Cognitive

Lewy Body Dementia

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Lewy Body Dementia, Dementia with Lewy Bodies, DLB

  • Epidemiology
  1. Accounts for 20% of Dementia cases
    1. Second most common cause
  2. Mean age of onset: 75 to 80 years old
  • Pathophysiology
  1. Lewy body and Lewy neurites
    1. Eosinophilic cytoplasmic inclusions (alpha-synuclein)
      1. Parkinsonism: Substantia Nigra, locus ceruleus
      2. Lewy Body Dementia: Frontotemporal cortex
  2. Other changes specific to Lewy Body Dementia
    1. Basal forebrain degeneration (CholinergicNeurons)
    2. Nigra degeneration (Dopaminergic Neurons)
    3. Serotonergic Neurons also affected
  3. Comparison with Alzheimer's Disease changes
    1. Amyloid Plaques in Alzheimer's and Lewy Body Dementia
    2. Neurofibrillary tangles seen in Alzheimer's only
  • Clinical features
  1. Dementia (cognitive function decline)
  2. Core features (2 features required for probable case)
    1. Recurrent Visual Hallucinations
    2. Fluctuating cognition, alertness and attention
      1. Normal performance in stimulating activity
      2. Transient periods of "blankness"
    3. Parkinsonism
      1. Rigidity, Bradykinesia and altered gait are common
      2. Mask-like faces are also seen
      3. Resting Tremor less common than Parkinson's Disease
  3. Manifesting signs and symptoms
    1. Syncope
    2. Recurrent falls
    3. Transient loss of consciousness
    4. Delusions
    5. Major Depression
    6. REM Sleep disorder
      1. Associated with Nightmares of being chased
  • Differential Diagnosis
  1. See Dementia
  2. Alzheimer's Disease differentiating features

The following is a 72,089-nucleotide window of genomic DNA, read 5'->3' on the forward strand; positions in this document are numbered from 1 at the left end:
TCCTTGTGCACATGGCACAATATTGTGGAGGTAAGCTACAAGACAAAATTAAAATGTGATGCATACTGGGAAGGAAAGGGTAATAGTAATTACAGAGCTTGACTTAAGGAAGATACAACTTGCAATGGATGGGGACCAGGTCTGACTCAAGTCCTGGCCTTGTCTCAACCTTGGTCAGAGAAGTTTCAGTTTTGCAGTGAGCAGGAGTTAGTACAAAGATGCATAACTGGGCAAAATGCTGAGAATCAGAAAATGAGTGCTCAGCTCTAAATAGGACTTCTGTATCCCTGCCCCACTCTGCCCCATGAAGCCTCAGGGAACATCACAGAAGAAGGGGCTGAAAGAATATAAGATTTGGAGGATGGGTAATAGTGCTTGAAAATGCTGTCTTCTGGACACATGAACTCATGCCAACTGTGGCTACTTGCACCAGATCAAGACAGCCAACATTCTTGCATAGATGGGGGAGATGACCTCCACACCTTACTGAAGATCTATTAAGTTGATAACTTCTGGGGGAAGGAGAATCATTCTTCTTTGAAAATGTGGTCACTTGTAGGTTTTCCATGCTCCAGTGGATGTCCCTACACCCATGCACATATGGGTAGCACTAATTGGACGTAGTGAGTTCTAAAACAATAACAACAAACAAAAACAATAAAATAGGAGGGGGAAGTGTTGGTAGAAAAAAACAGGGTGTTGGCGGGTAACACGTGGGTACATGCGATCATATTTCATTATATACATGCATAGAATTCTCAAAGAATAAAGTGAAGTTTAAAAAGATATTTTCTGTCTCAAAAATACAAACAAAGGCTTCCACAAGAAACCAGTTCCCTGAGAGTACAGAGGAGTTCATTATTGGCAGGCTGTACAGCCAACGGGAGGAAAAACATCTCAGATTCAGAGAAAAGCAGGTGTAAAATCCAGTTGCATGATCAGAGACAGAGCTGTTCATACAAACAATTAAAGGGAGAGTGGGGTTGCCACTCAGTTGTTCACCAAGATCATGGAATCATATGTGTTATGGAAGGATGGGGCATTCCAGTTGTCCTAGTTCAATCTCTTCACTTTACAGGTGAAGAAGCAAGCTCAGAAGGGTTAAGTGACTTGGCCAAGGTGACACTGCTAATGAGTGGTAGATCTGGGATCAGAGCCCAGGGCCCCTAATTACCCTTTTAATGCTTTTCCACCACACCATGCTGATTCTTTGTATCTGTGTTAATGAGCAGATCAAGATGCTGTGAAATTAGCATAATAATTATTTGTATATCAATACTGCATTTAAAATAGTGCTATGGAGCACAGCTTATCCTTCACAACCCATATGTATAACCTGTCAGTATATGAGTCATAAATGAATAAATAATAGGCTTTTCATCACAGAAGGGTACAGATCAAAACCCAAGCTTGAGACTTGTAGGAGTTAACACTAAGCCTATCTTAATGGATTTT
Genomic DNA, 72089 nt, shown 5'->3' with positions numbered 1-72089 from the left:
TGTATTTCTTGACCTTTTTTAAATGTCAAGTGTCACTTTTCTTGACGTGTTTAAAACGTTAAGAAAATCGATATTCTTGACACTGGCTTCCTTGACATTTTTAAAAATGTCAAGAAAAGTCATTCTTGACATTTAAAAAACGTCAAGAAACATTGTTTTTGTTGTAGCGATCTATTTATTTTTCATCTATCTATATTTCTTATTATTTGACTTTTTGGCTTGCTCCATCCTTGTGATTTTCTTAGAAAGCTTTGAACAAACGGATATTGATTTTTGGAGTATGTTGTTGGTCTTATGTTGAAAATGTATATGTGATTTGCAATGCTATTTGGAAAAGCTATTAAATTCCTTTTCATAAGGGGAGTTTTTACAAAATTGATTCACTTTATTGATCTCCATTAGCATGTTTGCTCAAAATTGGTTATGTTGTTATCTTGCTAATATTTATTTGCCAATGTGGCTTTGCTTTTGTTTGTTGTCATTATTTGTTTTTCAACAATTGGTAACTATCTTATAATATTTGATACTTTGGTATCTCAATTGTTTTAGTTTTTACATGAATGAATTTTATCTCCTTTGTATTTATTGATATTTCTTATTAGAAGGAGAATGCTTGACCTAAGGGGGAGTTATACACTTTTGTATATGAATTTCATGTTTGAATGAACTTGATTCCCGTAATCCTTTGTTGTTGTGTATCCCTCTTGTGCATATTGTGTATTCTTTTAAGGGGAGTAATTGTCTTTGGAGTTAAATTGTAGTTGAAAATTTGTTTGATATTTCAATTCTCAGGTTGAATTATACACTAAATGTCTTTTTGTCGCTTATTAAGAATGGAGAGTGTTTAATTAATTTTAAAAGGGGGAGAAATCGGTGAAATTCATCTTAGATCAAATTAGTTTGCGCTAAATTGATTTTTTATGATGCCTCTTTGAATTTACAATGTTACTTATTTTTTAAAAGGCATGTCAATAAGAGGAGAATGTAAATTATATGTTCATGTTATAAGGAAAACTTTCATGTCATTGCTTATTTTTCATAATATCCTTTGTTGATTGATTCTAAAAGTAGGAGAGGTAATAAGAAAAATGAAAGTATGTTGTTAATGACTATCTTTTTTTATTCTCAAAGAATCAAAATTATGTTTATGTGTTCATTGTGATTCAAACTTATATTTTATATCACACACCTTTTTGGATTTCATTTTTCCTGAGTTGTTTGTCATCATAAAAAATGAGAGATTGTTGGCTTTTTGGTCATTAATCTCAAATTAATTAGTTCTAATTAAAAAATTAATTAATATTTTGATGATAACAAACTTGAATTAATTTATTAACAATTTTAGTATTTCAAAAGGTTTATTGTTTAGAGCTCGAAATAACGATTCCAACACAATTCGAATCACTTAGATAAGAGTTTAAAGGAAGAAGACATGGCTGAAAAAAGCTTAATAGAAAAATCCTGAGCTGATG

1. Memory loss is more prominent than in DLB
    2. Visual Hallucinations less common in Alzheimer's
    3. Parkinsonism uncommon in Alzheimer's Disease
    4. Minimal cortical atrophy in Lewy Body Dementia
    5. Alzheimer's: MRI involves hippocampus, Temporal Lobe
  • Diagnostic Testing
  1. Rule-out other cause
    1. See Dementia for diagnostic testing
  2. Mini-Mental State Exam (MMSE) findings
    1. Difficult attention and construction
    2. Difficult clock drawing
    3. Memory appears unaffected in early DLB
  • Management
  1. See Dementia Management
  2. Avoid Anticholinergic Medications
  3. Cholinesterase Inhibitors
    1. Effects
      1. Improve apathy and anxiety
      2. Reduce Hallucinations and Delusions
      3. Improve cognition
    2. Agents
      1. Rivastigmine (Exelon)
      2. Donepezil (Aricept)
      3. Galantamine (Reminyl)
  4. Antiparkinsonism Medications
    1. Levodopa-Carbidopa (Sinemet)
      1. Start with lowest dose of a single agent
      2. Goal: Improve mobility without inducing Psychosis
  5. REM Sleep Behavior Disorder
    1. Clonazepam 0.25 to 1 mg orally at bedtime
  6. Orthostatic Hypotension
    1. Fluids and increase Sodium in diet
    2. Rise from lying or sitting slowly
    3. Avoid prolonged bed rest
  7. Anti-Psychotic medications (Neuroleptics)
    1. Cholinesterase Inhibitors may reduce Psychosis
    2. High sensitivity to Neuroleptics in DLB
      1. May severely exacerbate Parkinsonism symptoms
        1. Rigidity
        2. Sedation
      2. Effects on Parkinsonism may be irreversible
      3. Effects may be life-threatening
        1. Example: Neuroleptic Malignant Syndrome
      4. Use Neuroleptics with caution and Informed Consent
    3. Agents
      1. Risperidone 0.25 mg PO bid (maximum 1 mg bid)
      2. Olanzapine 2.5 mg PO daily (maximum 10 mg daily)
      3. Quetiapine 25 mg PO bid (maximum 150 mg/day)
    4. Contraindicated agents: Older, type 2 Antipsychotics
      1. Avoid Haloperidol, fluphenazine, chlorpromazine
  • Resources
  1. Lewy Body Dementia Association
    1. http://www.lewybodydisease.org/